Monday hearing could have big implications in Greitens' case
ST. LOUIS (AP) — A judge on Monday will consider whether the pivotal witness in Missouri Gov. Eric Greitens' criminal trial — a woman involved in an affair with him — should be prohibited from testifying.
Circuit Judge Rex Burlison will preside over the hearing, just a week before Greitens stands trial for felony invasion of privacy.
The married Republican governor is accused of taking an unauthorized photo of the woman during a sexual encounter at his St. Louis home in 2015, before he was elected. Four days after the trial begins, Missouri lawmakers will convene a special session to consider impeaching Greitens over allegations of sexual misconduct stemming from the affair and misuse of a charity donor list for his political campaign.
Defense attorneys contend the woman's testimony has been tainted by the misdeeds of William Tisaby, a private investigator hired by Circuit Attorney Kim Gardner who interviewed the woman. They have accused Tisaby of lying to the court and withholding evidence. He has repeatedly declined to reply to phone messages and emails seeking comment.
Prosecutors have not obtained the alleged photo, so the woman's testimony is crucial to their case.
In a court filing Thursday, defense attorney Jim Martin wrote that Gardner shares the blame for Tisaby's actions.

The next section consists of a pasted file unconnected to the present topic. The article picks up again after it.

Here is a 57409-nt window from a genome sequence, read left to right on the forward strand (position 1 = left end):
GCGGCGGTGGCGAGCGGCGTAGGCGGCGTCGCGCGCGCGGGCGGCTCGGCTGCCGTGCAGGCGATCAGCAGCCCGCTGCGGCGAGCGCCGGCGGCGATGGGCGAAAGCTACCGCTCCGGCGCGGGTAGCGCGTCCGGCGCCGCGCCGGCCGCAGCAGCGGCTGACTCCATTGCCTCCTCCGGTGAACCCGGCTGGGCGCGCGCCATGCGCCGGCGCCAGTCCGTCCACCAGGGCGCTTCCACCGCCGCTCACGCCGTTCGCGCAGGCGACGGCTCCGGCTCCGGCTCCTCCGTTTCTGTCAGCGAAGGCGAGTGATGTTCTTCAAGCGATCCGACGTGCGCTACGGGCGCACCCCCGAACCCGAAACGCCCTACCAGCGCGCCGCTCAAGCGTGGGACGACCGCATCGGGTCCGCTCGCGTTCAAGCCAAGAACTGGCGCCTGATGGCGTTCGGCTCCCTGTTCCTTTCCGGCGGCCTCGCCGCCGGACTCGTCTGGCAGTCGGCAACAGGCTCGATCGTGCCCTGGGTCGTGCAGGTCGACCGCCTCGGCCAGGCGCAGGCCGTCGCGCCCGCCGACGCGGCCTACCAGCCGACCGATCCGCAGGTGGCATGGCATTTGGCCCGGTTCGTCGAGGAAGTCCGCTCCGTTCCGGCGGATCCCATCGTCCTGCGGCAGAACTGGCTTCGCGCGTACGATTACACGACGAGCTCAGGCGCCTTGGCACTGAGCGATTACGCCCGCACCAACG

"Everything Mr. Tisaby has touched (all with the help of Ms. Gardner) must be excluded from any trial," Martin wrote.
The circuit attorney's office acknowledges missteps by Tisaby but has denied that his actions tainted the case.
Greitens also faces a second, unrelated felony charge of computer tampering for allegedly using a donor list from the veterans' charity he founded, The Mission Continues, to raise money for his 2016 gubernatorial campaign. A trial date in that case has not been set.
Republican state House and Senate leaders said Thursday that they had enough signatures from each chamber for a special session beginning May 18. It marks the first time in Missouri history that lawmakers have called a special session, which are typically called by the governor.
If the House votes to impeach Greitens, the Senate would appoint a panel of seven judges to conduct a trial on whether to remove him from office. No Missouri governor has ever been forced out of office.
Greitens, once considered a rising star in GOP politics, admitted in January that he had an affair with his St. Louis hairdresser. He was indicted by a St. Louis grand jury on invasion of privacy in February.
His problems escalated in April when a special House committee released a report on the relationship. The woman told the committee that Greitens had restrained, slapped, shoved, threatened and belittled her during a series of sexual encounters in 2015 that at times left her crying and afraid.
Last week, the same committee released a report on Greitens' alleged misuse of the charity donor list. The report included testimony from a former Greitens aide indicating the campaign also falsely identified the source of the donor list in a settlement with the Missouri Ethics Commission.